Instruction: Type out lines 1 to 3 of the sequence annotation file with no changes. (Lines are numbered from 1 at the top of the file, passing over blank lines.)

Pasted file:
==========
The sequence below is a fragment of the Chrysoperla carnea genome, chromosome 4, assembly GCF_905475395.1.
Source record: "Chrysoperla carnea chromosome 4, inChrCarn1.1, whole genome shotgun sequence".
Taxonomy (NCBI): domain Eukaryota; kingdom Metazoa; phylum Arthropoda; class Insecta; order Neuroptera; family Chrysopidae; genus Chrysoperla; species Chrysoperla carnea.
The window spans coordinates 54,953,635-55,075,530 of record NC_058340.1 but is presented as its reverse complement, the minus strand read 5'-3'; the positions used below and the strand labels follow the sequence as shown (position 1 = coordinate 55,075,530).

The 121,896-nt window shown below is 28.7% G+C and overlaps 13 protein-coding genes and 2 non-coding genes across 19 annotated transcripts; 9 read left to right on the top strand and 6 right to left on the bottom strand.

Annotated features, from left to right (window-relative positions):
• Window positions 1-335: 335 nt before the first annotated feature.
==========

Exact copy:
The sequence below is a fragment of the Chrysoperla carnea genome, chromosome 4, assembly GCF_905475395.1.
Source record: "Chrysoperla carnea chromosome 4, inChrCarn1.1, whole genome shotgun sequence".
Taxonomy (NCBI): domain Eukaryota; kingdom Metazoa; phylum Arthropoda; class Insecta; order Neuroptera; family Chrysopidae; genus Chrysoperla; species Chrysoperla carnea.